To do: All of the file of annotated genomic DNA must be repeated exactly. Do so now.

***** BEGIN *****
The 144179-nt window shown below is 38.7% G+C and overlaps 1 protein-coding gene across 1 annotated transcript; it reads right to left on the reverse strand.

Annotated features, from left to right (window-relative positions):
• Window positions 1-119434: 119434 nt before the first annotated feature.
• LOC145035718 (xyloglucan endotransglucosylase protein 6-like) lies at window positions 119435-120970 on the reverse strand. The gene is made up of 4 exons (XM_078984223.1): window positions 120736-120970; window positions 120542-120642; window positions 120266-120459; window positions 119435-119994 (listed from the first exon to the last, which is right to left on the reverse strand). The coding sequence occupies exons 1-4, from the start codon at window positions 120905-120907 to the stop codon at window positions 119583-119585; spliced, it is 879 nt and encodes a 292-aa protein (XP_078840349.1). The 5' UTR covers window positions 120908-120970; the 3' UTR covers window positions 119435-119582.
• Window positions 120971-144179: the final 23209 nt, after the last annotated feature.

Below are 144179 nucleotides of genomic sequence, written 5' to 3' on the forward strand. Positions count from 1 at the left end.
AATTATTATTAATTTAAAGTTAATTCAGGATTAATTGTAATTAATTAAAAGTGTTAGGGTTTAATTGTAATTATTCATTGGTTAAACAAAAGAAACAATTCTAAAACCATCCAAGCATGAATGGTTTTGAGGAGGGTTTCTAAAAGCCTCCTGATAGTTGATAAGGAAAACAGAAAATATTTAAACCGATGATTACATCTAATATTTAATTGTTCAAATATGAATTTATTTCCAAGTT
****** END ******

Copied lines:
The 144179-nt window shown below is 38.7% G+C and overlaps 1 protein-coding gene across 1 annotated transcript; it reads right to left on the reverse strand.

Annotated features, from left to right (window-relative positions):
• Window positions 1-119434: 119434 nt before the first annotated feature.
• LOC145035718 (xyloglucan endotransglucosylase protein 6-like) lies at window positions 119435-120970 on the reverse strand. The gene is made up of 4 exons (XM_078984223.1): window positions 120736-120970; window positions 120542-120642; window positions 120266-120459; window positions 119435-119994 (listed from the first exon to the last, which is right to left on the reverse strand). The coding sequence occupies exons 1-4, from the start codon at window positions 120905-120907 to the stop codon at window positions 119583-119585; spliced, it is 879 nt and encodes a 292-aa protein (XP_078840349.1). The 5' UTR covers window positions 120908-120970; the 3' UTR covers window positions 119435-119582.
• Window positions 120971-144179: the final 23209 nt, after the last annotated feature.

Below are 144179 nucleotides of genomic sequence, written 5' to 3' on the forward strand. Positions count from 1 at the left end.
AATTATTATTAATTTAAAGTTAATTCAGGATTAATTGTAATTAATTAAAAGTGTTAGGGTTTAATTGTAATTATTCATTGGTTAAACAAAAGAAACAATTCTAAAACCATCCAAGCATGAATGGTTTTGAGGAGGGTTTCTAAAAGCCTCCTGATAGTTGATAAGGAAAACAGAAAATATTTAAACCGATGATTACATCTAATATTTAATTGTTCAAATATGAATTTATTTCCAAGTT